Today I attended my first ever St George's Day parade, in which members of the various factions of the Scouting movement troop down Colchester high street before attending an outdoor gathering with slightly religious overtones. There has been something of a grassroots movement in recent years to establish St George's Day as a national holiday in England. Having cast off the ingrate Scots and Welsh to their own parliaments, we are now free, apparently, to express our Englishness. But it seems to me the main hurdle to this taking off is knowing exactly what you would do in order to celebrate England's patron saint. Kill a dragon, presumably.
England has long been accused of yoking the Celtic nations with the idea of Britishness, thereby suppressing their ability to express fully their ethnicity. In fact, the opposite was the case - the Act of Union that created Great Britain gave the Scots, Welsh and Irish something to kick against, and so develop cultural ideas and institutions. The idea of Englishness, insofar as it was different from Britishness, didn't really come into it. And by the time you have apologised for the worst excesses of the British Empire, what does that leave of Englishness itself? Drinking tea and taking off your cardigan so you feel the benefit later.
It was a lovely sunny day in town today, and there was a respectable, if not exactly spectacular, number of people lining the streets. Indeed, there was some comment from those around me that the numbers were down on previous years - no doubt in the recession even patriotism is in short supply. I was trying to work out what collected St Georgers about me had in common, something that might be uniting the nation in a passion for Albion. Looking around, it seemed to be mostly a Body Mass Index above 30 and tattoos of their children's names.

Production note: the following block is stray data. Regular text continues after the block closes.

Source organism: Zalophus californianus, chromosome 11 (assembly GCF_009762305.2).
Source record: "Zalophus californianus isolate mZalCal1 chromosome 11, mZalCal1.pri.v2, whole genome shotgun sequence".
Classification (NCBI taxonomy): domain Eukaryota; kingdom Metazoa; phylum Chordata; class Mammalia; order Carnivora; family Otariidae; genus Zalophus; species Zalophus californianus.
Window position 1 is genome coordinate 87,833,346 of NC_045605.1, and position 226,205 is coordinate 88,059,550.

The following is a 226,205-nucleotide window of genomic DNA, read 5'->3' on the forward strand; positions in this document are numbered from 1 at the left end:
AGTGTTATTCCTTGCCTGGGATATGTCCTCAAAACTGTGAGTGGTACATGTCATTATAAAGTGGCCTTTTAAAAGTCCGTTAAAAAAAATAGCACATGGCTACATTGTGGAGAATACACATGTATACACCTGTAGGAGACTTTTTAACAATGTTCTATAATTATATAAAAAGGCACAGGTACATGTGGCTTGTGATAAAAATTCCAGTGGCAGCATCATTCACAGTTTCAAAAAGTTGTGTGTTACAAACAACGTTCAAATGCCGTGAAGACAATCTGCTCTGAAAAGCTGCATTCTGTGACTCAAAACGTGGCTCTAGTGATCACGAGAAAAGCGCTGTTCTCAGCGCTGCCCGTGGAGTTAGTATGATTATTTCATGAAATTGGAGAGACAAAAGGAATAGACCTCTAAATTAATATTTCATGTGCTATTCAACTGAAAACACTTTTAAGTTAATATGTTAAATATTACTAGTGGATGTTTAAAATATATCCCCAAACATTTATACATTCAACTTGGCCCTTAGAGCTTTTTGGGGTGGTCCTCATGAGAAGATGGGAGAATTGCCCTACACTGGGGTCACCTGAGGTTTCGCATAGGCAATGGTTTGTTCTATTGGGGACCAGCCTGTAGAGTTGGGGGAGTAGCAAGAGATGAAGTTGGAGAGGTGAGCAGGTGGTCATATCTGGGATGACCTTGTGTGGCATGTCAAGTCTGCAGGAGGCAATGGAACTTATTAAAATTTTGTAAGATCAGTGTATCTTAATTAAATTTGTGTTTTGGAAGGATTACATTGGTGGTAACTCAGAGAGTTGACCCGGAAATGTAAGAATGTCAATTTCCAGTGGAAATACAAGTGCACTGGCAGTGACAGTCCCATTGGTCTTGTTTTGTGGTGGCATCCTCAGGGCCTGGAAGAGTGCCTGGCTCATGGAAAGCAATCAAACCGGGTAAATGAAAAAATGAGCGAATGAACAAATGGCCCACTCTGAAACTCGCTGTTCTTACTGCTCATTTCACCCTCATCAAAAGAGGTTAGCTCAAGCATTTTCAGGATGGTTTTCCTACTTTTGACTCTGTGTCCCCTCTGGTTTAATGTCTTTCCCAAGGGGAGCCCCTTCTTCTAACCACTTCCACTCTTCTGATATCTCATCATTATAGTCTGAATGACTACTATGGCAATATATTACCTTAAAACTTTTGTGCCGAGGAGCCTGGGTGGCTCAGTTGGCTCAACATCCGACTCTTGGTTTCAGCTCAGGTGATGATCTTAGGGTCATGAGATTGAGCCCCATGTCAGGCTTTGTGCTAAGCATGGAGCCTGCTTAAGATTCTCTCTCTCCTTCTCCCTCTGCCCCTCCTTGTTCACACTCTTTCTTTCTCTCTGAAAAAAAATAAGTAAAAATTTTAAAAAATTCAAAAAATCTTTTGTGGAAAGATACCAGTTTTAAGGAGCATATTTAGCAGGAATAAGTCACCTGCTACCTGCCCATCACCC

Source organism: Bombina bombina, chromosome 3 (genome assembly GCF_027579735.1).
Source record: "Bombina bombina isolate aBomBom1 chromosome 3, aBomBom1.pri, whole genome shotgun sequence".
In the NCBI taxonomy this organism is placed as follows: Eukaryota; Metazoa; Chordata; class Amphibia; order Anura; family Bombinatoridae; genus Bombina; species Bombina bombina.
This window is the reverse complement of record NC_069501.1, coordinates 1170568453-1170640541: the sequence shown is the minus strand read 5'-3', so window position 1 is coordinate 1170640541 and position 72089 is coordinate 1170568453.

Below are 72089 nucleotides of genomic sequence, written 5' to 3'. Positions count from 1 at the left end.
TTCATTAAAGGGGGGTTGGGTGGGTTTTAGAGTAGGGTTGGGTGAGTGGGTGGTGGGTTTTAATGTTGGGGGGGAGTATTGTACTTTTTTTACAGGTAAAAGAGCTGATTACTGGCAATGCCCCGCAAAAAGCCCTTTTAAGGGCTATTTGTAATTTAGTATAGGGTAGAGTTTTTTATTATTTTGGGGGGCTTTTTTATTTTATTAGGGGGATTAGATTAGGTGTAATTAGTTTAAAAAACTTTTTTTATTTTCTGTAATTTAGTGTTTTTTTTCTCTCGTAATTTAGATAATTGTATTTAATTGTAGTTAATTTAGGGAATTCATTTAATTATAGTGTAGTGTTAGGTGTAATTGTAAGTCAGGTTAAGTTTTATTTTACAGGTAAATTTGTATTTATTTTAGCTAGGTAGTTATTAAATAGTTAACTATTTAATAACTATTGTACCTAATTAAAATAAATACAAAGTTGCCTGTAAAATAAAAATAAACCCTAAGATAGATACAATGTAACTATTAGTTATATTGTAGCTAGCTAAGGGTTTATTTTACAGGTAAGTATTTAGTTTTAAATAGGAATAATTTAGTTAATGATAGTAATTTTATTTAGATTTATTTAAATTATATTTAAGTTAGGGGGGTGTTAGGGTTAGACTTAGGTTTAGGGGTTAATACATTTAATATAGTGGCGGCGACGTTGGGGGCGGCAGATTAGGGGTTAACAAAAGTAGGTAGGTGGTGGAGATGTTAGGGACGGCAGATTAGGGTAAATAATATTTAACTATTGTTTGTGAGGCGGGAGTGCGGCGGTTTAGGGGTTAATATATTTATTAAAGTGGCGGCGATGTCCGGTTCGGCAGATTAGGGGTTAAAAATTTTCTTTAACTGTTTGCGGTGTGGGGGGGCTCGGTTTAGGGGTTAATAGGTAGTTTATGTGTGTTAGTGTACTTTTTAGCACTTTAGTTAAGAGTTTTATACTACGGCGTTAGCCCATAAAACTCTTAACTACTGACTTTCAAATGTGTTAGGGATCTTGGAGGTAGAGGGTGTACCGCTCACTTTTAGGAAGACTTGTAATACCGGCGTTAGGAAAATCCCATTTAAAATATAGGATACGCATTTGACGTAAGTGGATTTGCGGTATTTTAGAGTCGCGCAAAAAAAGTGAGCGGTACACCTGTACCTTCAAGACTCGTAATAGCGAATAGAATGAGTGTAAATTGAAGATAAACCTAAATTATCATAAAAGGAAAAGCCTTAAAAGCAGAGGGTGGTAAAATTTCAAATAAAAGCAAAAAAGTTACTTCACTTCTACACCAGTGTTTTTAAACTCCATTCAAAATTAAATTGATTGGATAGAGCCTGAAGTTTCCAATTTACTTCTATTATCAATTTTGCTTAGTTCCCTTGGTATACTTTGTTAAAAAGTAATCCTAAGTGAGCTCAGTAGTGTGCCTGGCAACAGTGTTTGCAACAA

The culmination of the post-parade gathering was a muttered prayer and a dismal rendition of God Save The Queen, a downbeat dirge at the best of times, and I was left to reflect on how unnaturally the language of patriotism fits us, unlike, say, Americans who can slip comfortably into eulogies for Uncle Sam from more or less any topic. The only equivalent we have is irony, whose use in England is not so much common as it is a reflex action for any social situation. The trouble is patriotism seems to demand a straightforwardness that many of us find uncomfortable, because we might have to sound like we actually mean it.
This then leaves the only time in which the English are direct, passionate and vocal about the nation as being on the football terraces, as we stagger towards inevitable elimination from biannual football tournaments. Maybe for St George's Days in the future, if given a public holiday, we could reenact losing to Germany on penalties.
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